thumbnail 4
“Sex-Consciousness” to Self-Consciousness: Second-Wave Feminism and Postmodern Autofiction
By Marjorie Worthington »»» Self-consciousness, self-reflexivityand metafiction are terms often used to describe a particular characteristic common to postmodern fiction. Robert Alter has defined the “self-conscious novel” to be a novel which “systematically flaunts its own condition of artifice” in order “to convey to us a sense of the fictional world as an authorial construct” (x, xi). Linda Hutcheon defines “metafiction” in a similar manner, calling it “fiction about fiction—that is, fiction that includes within itself a commentary on its own narrative and/or linguistic identity” (Narcissistic 1). And while Alter and others point out that such self-consciousness has been characteristic of some works of fiction since the development of the novel (indeed, what many take to be the very first work of novelistic fiction—Don Quixote—is highly self-conscious), it is unmistakable that self-conscious or metafictional practices have veritably exploded in the so-called postmodern era. Furthermore, some scholars have noticed that the self-conscious indulgences of postmodern literature have been primarily the territory of white male writers.Anchor[2] What few have pointed out thus far, however, is the extent to which the Women’s Movement and the subsequent challenge to male privilege at all levels of social organization was a key stimulus of that self-consciousness. Through an examination of the form of fiction I am calling “autofiction,” I will argue that, just as modernist crises of masculinity led to a reification of the self-abnegating attempts at universality and objectivity of High Modernist literature, postmodern crises of masculinity were a contributing factor in the widespread manifestation of self-consciousness in postmodern literature.Read more »
thumbnail image
Mormon Feminism: Essential Writings by Joanna Brooks, Rachel Hunt Steenblik, and Hannah Wheelwright. Review.
By Olivia Meikle »»» “How can you be a Mormon and a feminist?” The question has been asked of Mormon feminists for decades, and the editors of the new anthology Mormon Feminism provide a compelling answer. Published by Oxford University Press, it is the first serious look at the theoretical base of modern Mormon feminism. Though much attention has lately been paid to the recent resurgence of feminist activism within the Mormon Church, with stories appearing at regular intervals in major news outlets such as Huffington Post and the New York Times, this is the first scholarly attempt to track the history and influence of “modern” Mormon feminists in their own words. Beginning with consciousness-raising meetings in the 1970s and tracking the movement through its resurgence in the 21st century, Mormon Feminism is valuable to scholars and students, interested outsiders and Mormon feminists.Read more »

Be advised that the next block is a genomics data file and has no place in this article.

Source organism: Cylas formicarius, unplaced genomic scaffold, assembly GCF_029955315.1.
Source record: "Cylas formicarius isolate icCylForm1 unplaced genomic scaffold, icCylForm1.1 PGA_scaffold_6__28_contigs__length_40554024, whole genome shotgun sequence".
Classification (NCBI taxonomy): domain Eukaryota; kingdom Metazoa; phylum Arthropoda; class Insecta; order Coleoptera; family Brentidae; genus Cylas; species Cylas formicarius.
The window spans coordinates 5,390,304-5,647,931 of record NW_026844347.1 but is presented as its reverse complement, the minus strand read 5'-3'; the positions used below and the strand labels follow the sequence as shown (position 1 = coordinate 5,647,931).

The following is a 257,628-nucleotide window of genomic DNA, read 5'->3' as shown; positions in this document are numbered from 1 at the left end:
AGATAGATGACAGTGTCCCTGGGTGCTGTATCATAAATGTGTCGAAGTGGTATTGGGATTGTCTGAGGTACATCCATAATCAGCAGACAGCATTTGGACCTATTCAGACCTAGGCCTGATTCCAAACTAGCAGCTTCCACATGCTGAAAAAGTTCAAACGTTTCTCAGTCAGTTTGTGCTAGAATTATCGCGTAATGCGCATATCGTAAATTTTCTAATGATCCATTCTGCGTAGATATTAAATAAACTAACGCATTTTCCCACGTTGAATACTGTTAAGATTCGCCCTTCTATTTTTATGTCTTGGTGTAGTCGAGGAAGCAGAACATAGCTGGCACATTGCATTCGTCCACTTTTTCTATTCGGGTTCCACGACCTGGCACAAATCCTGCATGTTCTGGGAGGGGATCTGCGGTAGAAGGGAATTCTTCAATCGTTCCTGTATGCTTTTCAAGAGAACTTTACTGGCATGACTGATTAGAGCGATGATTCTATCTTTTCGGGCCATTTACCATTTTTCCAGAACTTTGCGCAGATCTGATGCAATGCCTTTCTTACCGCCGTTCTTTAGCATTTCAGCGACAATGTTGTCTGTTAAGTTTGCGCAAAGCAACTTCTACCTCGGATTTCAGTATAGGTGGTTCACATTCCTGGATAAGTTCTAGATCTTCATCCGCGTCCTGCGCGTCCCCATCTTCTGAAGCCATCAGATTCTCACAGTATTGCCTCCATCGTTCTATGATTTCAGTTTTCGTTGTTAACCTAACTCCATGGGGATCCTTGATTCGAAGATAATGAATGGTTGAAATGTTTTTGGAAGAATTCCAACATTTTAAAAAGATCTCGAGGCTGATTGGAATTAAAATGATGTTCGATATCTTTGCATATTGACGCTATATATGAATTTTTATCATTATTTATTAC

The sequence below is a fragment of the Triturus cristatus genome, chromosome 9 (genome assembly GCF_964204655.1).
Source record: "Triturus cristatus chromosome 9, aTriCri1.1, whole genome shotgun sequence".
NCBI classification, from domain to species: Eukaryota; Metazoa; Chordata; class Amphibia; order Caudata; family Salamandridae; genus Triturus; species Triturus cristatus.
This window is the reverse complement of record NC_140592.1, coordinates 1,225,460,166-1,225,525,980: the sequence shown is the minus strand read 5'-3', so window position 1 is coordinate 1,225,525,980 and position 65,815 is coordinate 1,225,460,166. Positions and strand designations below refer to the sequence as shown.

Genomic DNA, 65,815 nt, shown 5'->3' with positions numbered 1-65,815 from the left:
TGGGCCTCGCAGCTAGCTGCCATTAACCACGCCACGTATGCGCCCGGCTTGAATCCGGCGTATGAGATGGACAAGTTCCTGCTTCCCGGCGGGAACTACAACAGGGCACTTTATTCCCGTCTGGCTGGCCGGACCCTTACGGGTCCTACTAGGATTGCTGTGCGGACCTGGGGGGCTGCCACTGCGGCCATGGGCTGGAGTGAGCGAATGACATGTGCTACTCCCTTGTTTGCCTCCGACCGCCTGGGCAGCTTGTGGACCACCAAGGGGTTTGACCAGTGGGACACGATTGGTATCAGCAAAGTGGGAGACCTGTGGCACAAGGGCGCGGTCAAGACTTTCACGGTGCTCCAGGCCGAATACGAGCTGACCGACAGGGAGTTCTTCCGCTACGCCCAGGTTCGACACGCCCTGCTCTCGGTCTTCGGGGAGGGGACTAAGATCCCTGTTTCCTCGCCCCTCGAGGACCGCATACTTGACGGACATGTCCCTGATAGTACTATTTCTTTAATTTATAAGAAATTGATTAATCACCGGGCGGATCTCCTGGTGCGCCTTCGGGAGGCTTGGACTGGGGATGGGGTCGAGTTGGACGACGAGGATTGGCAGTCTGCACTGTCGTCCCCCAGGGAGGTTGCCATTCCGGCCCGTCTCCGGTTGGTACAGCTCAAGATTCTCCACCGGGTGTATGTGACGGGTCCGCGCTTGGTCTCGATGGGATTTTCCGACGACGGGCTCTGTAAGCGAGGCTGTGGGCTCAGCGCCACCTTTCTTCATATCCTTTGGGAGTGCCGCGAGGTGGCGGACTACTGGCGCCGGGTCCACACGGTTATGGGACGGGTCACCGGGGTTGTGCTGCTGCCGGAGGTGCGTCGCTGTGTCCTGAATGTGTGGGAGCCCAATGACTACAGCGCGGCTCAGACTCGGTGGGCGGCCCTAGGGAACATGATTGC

thumbnail 7
Third Wave Feminism and the Politics of Motherhood
By Mary Thompson »»» At the time when I wrote “Third Wave Feminism and the Politics of Motherhood,” I lacked a critical frame for understanding neoliberalism. Instead, my concerns over the ideological reshaping of twenty-first century reproductive lives gravitated towards my dissatisfaction with so-called third wave feminism and its practitioners’ uncritical celebration of “choice.”Read more »

Back to the Future

Each issue of Genders republishes an important essay from the journal's early years with a new introduction by its author. By looking back we hope to assess the changes and continuities of gender issues across several decades and to anticipate their possible futures.